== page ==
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Showing posts with label engineering projects works. Show all posts
Showing posts with label engineering projects works. Show all posts

Monday, July 1, 2013

engineering projects works

Engineering Projects Works

Exploring the 10 biggest engineering projects in the world is a stu dy in enormous ideas ranging from transportation solutions to an oasis  paradise in a once-barren desert. Some of these projects will take you to subzero temperatures, and others will transport you miles above t he Earth. What they all have in common — in addition to their gigantic  scope and size — are hefty price tags. And while some have yet to come to fruition (and others have been nixed on the drawing table), ea ch of these projects will leave you in awe of what we're capable of w hen equipped with some tools and sheer ingenuity.
E ngineering Projects Works

 Engineering Projects Porks International Space Station


 The International Space Station (ISS) is the largest manned object ever sent into space [source: Houston  Public Television]. Picture two Boeing 747 airplanes next to each other, and that will give you an idea of the I SS's living and working area — 43,000 cubic feet (1,217.6 cubic meters) to be exact. In fact, it's such a large project that it will soon be visible to the naked eye from 90 percent of the Earth's surface.

Sixteen nations, numer ous corporations and 100,000 people have collaborated to pull off this stellar project. The most expensive s ingle object and the largest space station ever built, the International Space Station has already cost the Unit ed States alone $100 billion, an amount roughly equivalent to the price tag for all Apollo missions to the moo n combined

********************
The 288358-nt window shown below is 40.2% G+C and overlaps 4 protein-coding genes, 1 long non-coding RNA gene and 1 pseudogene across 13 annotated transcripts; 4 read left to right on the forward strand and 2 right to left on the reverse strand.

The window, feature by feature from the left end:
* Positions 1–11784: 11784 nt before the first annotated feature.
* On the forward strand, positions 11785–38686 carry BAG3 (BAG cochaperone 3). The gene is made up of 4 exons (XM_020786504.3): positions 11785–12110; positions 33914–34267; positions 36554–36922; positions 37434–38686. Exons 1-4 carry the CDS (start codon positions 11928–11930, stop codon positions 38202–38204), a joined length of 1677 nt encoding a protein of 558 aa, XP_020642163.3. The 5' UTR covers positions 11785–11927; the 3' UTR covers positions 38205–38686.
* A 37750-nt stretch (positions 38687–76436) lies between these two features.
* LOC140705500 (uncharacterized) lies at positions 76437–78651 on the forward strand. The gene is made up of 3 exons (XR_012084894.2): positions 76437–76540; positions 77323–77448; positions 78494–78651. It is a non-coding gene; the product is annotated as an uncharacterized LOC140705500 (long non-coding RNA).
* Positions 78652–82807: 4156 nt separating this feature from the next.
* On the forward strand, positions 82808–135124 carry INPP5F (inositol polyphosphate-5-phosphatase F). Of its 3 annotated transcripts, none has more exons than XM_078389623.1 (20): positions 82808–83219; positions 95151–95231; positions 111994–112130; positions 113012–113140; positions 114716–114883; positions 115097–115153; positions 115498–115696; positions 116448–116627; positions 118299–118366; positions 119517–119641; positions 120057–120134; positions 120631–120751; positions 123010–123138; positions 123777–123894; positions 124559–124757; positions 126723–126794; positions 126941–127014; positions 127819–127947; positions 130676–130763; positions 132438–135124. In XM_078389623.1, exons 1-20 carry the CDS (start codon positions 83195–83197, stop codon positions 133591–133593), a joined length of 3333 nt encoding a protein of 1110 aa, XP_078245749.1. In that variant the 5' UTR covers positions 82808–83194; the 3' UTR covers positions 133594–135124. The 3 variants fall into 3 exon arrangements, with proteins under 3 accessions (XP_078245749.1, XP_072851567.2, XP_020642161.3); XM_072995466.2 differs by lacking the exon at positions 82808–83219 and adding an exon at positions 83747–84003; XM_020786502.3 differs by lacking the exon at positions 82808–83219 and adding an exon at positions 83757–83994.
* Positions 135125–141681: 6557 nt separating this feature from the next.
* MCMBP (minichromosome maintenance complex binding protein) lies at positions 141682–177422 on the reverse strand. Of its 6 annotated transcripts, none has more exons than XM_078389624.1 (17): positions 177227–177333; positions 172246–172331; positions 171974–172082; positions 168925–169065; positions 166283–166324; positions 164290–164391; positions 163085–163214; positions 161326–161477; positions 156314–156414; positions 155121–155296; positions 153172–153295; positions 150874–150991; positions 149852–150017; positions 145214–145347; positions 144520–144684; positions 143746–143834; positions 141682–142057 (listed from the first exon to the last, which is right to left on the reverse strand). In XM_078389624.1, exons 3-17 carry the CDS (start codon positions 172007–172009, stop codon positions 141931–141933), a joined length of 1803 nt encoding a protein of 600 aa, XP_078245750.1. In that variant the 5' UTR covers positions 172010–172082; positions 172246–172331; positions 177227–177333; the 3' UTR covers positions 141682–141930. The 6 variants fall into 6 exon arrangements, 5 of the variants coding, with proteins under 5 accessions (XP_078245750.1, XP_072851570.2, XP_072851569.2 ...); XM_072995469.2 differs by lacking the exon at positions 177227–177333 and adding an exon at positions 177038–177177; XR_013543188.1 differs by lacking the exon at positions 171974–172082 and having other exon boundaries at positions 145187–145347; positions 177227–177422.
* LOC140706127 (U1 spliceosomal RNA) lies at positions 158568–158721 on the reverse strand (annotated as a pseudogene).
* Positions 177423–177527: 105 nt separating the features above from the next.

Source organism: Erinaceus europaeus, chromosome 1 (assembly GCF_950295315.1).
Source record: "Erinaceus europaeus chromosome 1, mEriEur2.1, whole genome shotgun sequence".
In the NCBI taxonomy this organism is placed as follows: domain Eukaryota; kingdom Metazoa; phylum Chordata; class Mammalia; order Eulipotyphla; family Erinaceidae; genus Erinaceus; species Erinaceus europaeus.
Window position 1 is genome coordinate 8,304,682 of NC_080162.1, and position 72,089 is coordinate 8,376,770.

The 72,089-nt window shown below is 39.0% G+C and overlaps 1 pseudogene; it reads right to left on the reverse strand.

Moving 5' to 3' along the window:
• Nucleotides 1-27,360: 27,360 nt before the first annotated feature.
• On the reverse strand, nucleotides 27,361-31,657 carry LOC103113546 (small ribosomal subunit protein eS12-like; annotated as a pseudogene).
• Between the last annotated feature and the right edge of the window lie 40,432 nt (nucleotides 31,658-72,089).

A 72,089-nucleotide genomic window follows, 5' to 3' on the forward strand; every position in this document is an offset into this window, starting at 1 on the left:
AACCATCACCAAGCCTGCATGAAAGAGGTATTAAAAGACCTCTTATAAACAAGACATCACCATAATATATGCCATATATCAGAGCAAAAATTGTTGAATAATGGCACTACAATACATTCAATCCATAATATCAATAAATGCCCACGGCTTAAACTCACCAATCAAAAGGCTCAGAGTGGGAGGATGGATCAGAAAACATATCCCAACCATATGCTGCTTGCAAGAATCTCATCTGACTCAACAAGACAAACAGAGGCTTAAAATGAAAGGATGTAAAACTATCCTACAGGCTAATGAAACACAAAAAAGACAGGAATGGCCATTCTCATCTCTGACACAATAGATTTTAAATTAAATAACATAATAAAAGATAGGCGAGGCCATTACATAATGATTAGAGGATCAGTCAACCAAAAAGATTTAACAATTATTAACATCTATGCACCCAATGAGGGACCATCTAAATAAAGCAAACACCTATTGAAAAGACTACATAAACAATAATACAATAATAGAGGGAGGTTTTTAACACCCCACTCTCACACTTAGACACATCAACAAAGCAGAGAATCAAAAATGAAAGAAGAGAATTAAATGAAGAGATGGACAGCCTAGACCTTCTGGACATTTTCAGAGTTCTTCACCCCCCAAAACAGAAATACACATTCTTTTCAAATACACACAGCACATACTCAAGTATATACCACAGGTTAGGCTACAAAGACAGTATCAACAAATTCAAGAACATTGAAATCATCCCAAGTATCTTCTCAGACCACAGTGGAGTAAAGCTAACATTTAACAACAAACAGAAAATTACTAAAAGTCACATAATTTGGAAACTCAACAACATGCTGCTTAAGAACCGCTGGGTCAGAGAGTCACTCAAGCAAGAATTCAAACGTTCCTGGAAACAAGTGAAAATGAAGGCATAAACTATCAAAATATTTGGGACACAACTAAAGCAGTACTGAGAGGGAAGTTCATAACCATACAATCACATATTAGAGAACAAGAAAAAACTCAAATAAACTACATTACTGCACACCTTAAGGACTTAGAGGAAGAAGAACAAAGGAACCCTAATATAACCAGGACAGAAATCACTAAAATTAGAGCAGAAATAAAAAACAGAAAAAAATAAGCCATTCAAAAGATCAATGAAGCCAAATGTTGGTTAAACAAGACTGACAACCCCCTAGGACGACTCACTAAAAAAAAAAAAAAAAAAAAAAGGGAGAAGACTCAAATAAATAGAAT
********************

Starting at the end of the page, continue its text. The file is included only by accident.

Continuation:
Engineering Project s Works

Engineerin g Projects Works

Three Gorge s Dam

Some say the Thr ee Gorges Dam was China's largest engineering project since the Great Wall. The dam stretches nearly a  half-mile (0.8 kilometers) high and spans a mile and a half (2.4 kilometers) wide, creating a reservoir big eno ugh to bring massive cargo ships 1,500 miles (2,414 kilometers) inland. A team of 20,000 workers schedul ed in round-the-clock shifts constructed the Three Gorges Dam, which was completed in 2009. More tha n 1.5 million people relocated to make way for the construction of the dam, and 100 towns were leveled in  the process. The dam's turbines were designed to generate nearly 10 percent of China's electricity supp ly. After the dam's completion, China continues with its post-construction plan, which includes eco-managem ent and helping people get settled after relocation.
Engineering P rojects Works

Engine ering Projects Works

Big Dig 

Boston's Big Dig, one  of the most complicated engineering projects in the world and the most expensive public works project i n the United States, finally opened in 2003, five years behind schedule and 30 years in the making. With an o riginal price tag of around $4 billion (figure adjusted for inflation), the Big Dig ended up costing more than $1 4 billion. Workers constructed the Big Dig while traffic roared overhead on Boston's main highway, Inters tate 93. Giant boring machines pushed prefabricated tunnel sections below frozen earth and beneath existing underground train lines. Rearranging centuries-old gas, water, electric, phone and cable lines further complic ated building a new tunnel with as many as four highway lanes in each direction. The project also include d a tunnel to Logan Airport as well as a cable-stayed bridge to replace the double-decker truss bridge  over the Charles River.